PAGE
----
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Care to Drink in Some Theater?

claireChris Caporlingua The characters quaffed beer in “Claire Went to
France.” Now you can, too.

Having trouble getting the boyf to take in some local theater? This might convince him. “The Vitology,” a new three-act comedy from Ben Clawson, Artome Yatsunov, and Scott Cagney – playwright, director, and actor from “Claire Went to France” – involves a drinking game: audience members pick a character and every time the character drinks, they drink, too. The play, which runs July 5 to 14 at Under St. Marks, spans “a decade in the lives of the world’s worst best friends,” per a press release, so expect to take many a sip from the free beer you get with the $18 cost of admission.

And the Strange Dog Theatre Company isn’t the only one plying theatergoers with drinks. Bowery Boogie attended “Speakeasy Dollhouse,” Cynthia von Buhler’s new play about the murder of her saloonkeeper grandfather and found that upon arriving at the former Lower East Side speakeasy where the play takes place, audience members are offered cannolis and “special coffee.”

Go See ‘Claire Went to France’? Abso-arfin-lutely!

claireChris Caporlingua Aliee Chan (l) as the Real Girl, Scott Cagney (c)
as the Dog, and Tony K. Knotts (r) as Johnathon.

“Well. At least I can always kill myself,” says Johnathon, the everyman protagonist of “Claire Went to France,” at the beginning of Ben Clawson’s new play. His anthropomorphic dog ignores the comment and keeps watching TV, and his grandpa continues to play solitaire after complaining about “jokes about things that aren’t funny.”

Much of this play, which turns the cellar-like Under St. Mark’s into Johnathon’s living room and the prism through which we view his dreary life, is exactly that: Johnathon’s ex-girlfriend barrages him with spectacular insults from the closet, his dog tries to convince him to masturbate to waste time, and the grandpa, like some Judge of History, spews grand truths which contradict from moment to moment. Read more…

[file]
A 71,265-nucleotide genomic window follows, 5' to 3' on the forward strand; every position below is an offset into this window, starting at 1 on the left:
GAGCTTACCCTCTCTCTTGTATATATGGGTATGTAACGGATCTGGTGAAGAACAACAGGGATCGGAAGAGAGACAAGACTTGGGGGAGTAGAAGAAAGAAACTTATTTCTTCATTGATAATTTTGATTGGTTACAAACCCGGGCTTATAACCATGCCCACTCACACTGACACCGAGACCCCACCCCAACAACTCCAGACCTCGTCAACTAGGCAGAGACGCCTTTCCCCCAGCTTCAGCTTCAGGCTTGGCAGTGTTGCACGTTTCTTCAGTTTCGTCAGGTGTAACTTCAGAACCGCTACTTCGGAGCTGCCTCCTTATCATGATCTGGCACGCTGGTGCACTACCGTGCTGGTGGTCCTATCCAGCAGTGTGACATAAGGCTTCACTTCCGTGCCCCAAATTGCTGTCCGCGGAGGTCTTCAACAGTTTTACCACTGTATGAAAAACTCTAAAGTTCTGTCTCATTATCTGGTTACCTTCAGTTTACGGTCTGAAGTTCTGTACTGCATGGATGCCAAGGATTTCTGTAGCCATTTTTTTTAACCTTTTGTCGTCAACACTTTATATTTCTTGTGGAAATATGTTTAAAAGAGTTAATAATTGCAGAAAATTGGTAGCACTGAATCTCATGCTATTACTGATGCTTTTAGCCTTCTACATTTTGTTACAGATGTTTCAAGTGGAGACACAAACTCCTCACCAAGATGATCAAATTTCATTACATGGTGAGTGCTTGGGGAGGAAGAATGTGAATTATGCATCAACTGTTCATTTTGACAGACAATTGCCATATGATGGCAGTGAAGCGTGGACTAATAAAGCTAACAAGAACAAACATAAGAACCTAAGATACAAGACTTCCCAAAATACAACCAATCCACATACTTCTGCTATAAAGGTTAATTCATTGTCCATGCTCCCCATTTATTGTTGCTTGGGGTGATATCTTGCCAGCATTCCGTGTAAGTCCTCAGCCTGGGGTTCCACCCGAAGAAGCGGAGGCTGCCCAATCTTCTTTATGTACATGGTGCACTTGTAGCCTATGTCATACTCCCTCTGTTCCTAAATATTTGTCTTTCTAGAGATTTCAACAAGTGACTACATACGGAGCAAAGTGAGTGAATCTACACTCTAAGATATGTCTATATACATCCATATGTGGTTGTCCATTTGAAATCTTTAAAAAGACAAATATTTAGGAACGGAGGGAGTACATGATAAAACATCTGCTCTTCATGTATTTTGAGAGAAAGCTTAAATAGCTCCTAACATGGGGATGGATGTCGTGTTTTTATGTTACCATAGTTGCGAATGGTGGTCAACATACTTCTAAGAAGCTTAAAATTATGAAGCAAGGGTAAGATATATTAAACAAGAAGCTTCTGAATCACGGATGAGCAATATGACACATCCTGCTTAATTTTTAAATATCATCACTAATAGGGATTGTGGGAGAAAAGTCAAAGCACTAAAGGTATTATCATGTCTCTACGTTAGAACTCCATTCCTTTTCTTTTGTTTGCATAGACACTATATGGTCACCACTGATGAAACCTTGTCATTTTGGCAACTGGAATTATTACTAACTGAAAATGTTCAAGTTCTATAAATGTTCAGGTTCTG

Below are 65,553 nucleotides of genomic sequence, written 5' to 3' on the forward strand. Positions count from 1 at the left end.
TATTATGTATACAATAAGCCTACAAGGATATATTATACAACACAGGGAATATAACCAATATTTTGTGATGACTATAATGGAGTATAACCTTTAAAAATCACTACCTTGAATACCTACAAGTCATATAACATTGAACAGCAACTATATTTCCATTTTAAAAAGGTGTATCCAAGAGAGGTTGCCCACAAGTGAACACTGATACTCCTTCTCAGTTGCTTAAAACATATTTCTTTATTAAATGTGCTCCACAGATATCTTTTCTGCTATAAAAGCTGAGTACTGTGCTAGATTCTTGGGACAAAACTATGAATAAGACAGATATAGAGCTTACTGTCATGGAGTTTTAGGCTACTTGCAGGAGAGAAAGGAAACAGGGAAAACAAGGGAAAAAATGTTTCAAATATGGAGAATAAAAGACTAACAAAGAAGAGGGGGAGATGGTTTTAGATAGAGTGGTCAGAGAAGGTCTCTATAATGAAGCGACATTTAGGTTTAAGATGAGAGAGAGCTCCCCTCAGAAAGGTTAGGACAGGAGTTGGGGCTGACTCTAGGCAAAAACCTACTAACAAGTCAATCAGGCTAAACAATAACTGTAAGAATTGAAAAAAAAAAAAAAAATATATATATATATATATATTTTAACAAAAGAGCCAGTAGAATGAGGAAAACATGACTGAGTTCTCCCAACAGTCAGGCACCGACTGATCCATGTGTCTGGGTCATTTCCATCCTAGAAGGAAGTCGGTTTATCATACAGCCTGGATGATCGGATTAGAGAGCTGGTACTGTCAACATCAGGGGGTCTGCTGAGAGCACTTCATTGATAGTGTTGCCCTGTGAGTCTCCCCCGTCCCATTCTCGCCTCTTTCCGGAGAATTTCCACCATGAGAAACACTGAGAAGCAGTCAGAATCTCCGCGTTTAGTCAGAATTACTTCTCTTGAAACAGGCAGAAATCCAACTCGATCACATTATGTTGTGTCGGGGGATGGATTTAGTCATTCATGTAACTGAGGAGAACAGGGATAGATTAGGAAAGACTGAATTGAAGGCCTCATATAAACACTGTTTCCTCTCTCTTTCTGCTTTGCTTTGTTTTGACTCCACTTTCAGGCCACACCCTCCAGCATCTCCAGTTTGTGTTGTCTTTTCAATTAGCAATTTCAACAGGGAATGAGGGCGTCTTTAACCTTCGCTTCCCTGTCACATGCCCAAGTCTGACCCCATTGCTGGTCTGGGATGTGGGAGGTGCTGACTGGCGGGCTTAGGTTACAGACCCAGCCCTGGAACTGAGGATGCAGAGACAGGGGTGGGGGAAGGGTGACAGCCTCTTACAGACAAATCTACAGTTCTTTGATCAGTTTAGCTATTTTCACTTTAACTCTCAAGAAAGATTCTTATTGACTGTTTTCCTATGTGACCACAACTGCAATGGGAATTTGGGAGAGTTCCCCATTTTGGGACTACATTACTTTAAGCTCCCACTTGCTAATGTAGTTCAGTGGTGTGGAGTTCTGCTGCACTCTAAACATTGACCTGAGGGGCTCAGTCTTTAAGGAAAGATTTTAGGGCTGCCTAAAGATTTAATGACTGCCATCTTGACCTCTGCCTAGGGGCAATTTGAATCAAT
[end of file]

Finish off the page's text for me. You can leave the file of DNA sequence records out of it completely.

The Day | Legal Observer Sues NYPD for Arrest on East 13th

Last day at Kate's JointSuzanne Rozdeba

Good morning, East Village.

The Local snapped the above shot a day before longstanding vegetarian spot Kate’s Joint was seized by its landlord yesterday, presumably due to the back rent it owed.

Gothamist reports that a National Lawyers Guild observer is suing the NYPD for wrongfully arresting him on Second Avenue between East 12th and 13th Streets during an Occupy Wall Street march back in the early hours of New Year’s Day.

A real estate broker tells The Voice that you can still get a deal in the East Village. “You could get a small, two-bedroom apartment [in a walk-up], with a kitchen you could cook in for $3,000 a month,” she says. “I’m not saying the rooms are going to be the size of Texas, but I think that’s a bargain. And you have fantastic restaurants.”
Read more…

Five Questions With | GiGi La Femme, Soon to Be a Southern Belle

gigi2Courtesy of GiGi La Femme